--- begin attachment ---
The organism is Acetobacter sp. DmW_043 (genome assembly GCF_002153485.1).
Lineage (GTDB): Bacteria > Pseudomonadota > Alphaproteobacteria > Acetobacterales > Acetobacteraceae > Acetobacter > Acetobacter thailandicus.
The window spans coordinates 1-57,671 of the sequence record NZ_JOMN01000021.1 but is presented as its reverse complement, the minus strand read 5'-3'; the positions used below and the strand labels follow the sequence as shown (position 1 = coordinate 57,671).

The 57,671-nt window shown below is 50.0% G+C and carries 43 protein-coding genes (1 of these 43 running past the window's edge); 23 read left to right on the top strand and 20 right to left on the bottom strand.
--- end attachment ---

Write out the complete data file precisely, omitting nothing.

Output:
The organism is Acetobacter sp. DmW_043 (genome assembly GCF_002153485.1).
Lineage (GTDB): Bacteria > Pseudomonadota > Alphaproteobacteria > Acetobacterales > Acetobacteraceae > Acetobacter > Acetobacter thailandicus.
The window spans coordinates 1-57,671 of the sequence record NZ_JOMN01000021.1 but is presented as its reverse complement, the minus strand read 5'-3'; the positions used below and the strand labels follow the sequence as shown (position 1 = coordinate 57,671).

The 57,671-nt window shown below is 50.0% G+C and carries 43 protein-coding genes (1 of these 43 running past the window's edge); 23 read left to right on the top strand and 20 right to left on the bottom strand.